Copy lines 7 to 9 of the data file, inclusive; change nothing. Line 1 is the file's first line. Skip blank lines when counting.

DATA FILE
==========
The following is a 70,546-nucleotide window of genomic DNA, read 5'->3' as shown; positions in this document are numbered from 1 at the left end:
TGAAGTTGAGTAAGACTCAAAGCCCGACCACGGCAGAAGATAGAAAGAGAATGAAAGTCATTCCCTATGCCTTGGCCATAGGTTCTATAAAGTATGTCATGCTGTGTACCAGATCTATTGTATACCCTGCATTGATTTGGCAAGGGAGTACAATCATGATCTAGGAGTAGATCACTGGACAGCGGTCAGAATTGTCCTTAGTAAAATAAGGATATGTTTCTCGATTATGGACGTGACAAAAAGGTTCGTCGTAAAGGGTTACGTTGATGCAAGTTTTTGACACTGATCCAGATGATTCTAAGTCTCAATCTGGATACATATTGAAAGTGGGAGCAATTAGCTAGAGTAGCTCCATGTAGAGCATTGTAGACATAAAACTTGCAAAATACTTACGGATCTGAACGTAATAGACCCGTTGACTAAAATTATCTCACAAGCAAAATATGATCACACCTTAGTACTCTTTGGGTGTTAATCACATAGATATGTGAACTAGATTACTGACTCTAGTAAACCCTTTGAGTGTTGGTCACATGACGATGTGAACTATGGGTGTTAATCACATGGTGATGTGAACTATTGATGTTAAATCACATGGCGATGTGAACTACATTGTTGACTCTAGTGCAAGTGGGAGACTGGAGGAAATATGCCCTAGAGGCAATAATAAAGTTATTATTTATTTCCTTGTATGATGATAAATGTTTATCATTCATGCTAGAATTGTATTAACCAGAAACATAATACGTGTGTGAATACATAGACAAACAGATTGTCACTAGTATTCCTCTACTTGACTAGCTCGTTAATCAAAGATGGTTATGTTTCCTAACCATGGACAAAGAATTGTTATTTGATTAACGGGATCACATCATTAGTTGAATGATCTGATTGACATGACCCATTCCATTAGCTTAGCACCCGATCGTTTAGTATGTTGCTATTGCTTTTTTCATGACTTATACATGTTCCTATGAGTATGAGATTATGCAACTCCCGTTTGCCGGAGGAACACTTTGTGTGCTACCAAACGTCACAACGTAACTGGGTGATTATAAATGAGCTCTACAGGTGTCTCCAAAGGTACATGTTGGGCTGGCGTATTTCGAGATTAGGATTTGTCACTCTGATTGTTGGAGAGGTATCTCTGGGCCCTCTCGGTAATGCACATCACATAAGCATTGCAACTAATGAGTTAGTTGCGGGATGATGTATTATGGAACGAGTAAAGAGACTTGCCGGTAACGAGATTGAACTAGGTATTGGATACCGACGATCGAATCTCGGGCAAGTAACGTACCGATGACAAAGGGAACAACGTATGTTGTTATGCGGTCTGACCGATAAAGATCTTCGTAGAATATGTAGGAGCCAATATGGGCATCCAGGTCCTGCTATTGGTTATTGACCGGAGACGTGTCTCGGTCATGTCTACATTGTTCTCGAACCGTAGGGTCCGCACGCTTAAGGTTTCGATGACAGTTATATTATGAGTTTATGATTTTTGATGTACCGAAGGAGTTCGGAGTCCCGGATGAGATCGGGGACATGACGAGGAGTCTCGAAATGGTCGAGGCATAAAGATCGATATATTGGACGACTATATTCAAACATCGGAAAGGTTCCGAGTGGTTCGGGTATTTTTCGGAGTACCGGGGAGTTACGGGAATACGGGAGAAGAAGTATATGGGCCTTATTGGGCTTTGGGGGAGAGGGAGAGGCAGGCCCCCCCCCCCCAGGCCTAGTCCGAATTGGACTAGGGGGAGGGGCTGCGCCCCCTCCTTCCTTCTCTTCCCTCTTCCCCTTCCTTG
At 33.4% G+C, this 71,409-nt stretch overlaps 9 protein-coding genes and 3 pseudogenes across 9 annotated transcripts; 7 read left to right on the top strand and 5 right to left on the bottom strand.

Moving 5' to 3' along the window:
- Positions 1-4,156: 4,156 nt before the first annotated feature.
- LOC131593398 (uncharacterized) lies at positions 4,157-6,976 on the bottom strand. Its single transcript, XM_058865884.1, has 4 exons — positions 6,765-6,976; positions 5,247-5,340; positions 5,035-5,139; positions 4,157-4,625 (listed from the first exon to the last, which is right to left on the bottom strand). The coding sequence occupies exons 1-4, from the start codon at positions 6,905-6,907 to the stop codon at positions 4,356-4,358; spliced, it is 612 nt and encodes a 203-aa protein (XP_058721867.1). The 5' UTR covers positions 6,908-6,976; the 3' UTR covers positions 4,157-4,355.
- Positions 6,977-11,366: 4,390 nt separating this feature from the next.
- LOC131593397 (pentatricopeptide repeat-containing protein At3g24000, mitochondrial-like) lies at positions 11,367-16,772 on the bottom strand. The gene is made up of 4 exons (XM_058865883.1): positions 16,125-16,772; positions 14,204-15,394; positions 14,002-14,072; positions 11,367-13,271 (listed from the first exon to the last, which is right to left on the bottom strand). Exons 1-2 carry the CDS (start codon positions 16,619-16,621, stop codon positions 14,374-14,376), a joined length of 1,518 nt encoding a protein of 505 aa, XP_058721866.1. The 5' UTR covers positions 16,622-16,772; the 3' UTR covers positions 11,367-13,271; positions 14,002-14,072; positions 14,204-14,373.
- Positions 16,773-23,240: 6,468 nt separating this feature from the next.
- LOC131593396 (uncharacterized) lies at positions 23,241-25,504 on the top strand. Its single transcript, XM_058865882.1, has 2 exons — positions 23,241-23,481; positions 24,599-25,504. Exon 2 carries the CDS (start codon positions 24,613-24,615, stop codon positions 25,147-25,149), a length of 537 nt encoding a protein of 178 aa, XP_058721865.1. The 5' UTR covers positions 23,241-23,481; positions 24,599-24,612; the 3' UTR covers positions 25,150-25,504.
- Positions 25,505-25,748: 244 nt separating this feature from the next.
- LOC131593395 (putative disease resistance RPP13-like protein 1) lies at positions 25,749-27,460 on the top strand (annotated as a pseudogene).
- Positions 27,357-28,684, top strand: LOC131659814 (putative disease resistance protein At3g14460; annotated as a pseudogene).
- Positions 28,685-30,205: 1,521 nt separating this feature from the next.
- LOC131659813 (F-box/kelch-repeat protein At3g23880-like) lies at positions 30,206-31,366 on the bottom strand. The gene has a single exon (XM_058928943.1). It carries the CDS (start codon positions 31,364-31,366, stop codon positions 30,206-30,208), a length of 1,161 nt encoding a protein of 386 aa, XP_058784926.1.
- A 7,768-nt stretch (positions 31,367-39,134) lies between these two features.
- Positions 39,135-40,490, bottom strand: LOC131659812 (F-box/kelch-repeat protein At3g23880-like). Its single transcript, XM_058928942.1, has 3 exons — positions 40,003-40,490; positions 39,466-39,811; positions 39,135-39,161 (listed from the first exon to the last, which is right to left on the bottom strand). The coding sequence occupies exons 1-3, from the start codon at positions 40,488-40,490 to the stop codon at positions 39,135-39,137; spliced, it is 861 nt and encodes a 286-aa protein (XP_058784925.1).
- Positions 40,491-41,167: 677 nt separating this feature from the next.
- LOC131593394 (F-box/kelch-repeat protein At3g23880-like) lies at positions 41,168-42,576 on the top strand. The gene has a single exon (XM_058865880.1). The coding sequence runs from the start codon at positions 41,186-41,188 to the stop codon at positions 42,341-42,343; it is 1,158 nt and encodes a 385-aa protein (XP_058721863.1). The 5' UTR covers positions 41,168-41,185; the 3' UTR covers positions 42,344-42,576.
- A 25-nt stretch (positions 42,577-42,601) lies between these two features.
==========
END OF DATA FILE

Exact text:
- Positions 6,977-11,366: 4,390 nt separating this feature from the next.
- LOC131593397 (pentatricopeptide repeat-containing protein At3g24000, mitochondrial-like) lies at positions 11,367-16,772 on the bottom strand. The gene is made up of 4 exons (XM_058865883.1): positions 16,125-16,772; positions 14,204-15,394; positions 14,002-14,072; positions 11,367-13,271 (listed from the first exon to the last, which is right to left on the bottom strand). Exons 1-2 carry the CDS (start codon positions 16,619-16,621, stop codon positions 14,374-14,376), a joined length of 1,518 nt encoding a protein of 505 aa, XP_058721866.1. The 5' UTR covers positions 16,622-16,772; the 3' UTR covers positions 11,367-13,271; positions 14,002-14,072; positions 14,204-14,373.
- Positions 16,773-23,240: 6,468 nt separating this feature from the next.